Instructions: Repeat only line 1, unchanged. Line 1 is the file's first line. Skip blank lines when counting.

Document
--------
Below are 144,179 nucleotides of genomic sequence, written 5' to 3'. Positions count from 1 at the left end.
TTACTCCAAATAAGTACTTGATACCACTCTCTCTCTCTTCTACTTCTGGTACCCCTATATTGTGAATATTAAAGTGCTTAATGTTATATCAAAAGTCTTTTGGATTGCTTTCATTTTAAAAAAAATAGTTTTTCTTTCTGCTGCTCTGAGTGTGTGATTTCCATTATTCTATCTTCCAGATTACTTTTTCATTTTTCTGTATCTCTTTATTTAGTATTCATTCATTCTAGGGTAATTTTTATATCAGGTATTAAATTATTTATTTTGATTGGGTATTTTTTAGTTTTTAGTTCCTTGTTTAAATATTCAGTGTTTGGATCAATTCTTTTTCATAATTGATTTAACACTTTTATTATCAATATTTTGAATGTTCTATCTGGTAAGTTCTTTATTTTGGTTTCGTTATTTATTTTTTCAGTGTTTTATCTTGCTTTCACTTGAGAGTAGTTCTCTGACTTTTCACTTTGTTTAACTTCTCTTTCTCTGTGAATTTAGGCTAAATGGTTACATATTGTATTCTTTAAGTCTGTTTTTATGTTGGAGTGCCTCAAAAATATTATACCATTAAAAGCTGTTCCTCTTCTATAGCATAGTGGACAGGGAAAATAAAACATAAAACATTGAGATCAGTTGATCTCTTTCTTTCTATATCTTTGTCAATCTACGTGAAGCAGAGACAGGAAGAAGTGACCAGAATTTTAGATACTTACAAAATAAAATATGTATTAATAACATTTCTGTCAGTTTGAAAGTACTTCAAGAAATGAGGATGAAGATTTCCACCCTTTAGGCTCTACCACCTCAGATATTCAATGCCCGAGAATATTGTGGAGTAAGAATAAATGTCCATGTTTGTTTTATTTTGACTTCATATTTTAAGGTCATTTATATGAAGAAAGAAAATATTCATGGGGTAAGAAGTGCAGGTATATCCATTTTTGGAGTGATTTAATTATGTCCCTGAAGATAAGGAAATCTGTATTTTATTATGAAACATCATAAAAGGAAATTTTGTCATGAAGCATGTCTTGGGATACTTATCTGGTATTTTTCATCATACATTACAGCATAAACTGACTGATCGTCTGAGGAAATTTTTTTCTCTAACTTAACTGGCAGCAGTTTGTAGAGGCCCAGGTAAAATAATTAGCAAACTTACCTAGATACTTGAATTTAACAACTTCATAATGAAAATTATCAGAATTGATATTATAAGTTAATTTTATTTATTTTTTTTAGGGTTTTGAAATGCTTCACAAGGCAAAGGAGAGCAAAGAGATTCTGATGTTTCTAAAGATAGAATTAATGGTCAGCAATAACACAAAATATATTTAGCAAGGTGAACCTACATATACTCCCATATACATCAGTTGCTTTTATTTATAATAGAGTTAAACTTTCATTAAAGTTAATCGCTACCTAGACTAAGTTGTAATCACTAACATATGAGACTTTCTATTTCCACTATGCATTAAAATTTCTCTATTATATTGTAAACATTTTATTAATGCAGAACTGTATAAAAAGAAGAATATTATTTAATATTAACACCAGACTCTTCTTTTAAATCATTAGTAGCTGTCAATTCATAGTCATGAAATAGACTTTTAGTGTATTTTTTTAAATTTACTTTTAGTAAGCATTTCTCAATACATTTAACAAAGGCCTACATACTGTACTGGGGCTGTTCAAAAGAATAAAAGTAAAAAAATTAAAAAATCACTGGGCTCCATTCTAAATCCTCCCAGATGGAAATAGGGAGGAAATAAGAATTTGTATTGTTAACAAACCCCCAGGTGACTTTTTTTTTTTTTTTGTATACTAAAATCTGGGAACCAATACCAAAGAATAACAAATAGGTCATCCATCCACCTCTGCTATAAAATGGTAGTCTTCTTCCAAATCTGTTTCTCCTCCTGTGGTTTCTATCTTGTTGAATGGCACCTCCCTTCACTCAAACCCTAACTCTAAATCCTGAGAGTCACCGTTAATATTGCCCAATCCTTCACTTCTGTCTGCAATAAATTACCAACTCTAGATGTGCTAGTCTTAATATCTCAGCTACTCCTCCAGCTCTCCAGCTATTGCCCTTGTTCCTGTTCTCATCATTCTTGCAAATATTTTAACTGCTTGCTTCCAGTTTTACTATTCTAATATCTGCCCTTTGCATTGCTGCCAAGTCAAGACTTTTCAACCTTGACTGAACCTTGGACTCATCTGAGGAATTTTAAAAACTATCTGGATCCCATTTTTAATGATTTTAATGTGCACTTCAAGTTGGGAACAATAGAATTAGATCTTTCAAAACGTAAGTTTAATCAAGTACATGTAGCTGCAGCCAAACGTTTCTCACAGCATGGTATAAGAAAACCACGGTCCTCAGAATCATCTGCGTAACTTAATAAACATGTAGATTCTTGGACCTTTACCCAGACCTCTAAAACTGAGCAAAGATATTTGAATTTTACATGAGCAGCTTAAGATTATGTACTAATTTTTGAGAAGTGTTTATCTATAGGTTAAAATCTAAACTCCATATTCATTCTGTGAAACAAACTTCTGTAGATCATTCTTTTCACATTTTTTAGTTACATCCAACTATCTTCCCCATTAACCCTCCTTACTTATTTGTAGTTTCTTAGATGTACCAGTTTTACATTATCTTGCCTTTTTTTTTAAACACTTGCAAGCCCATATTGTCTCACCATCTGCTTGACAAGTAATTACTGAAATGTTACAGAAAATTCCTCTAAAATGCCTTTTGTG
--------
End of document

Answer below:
Below are 144,179 nucleotides of genomic sequence, written 5' to 3'. Positions count from 1 at the left end.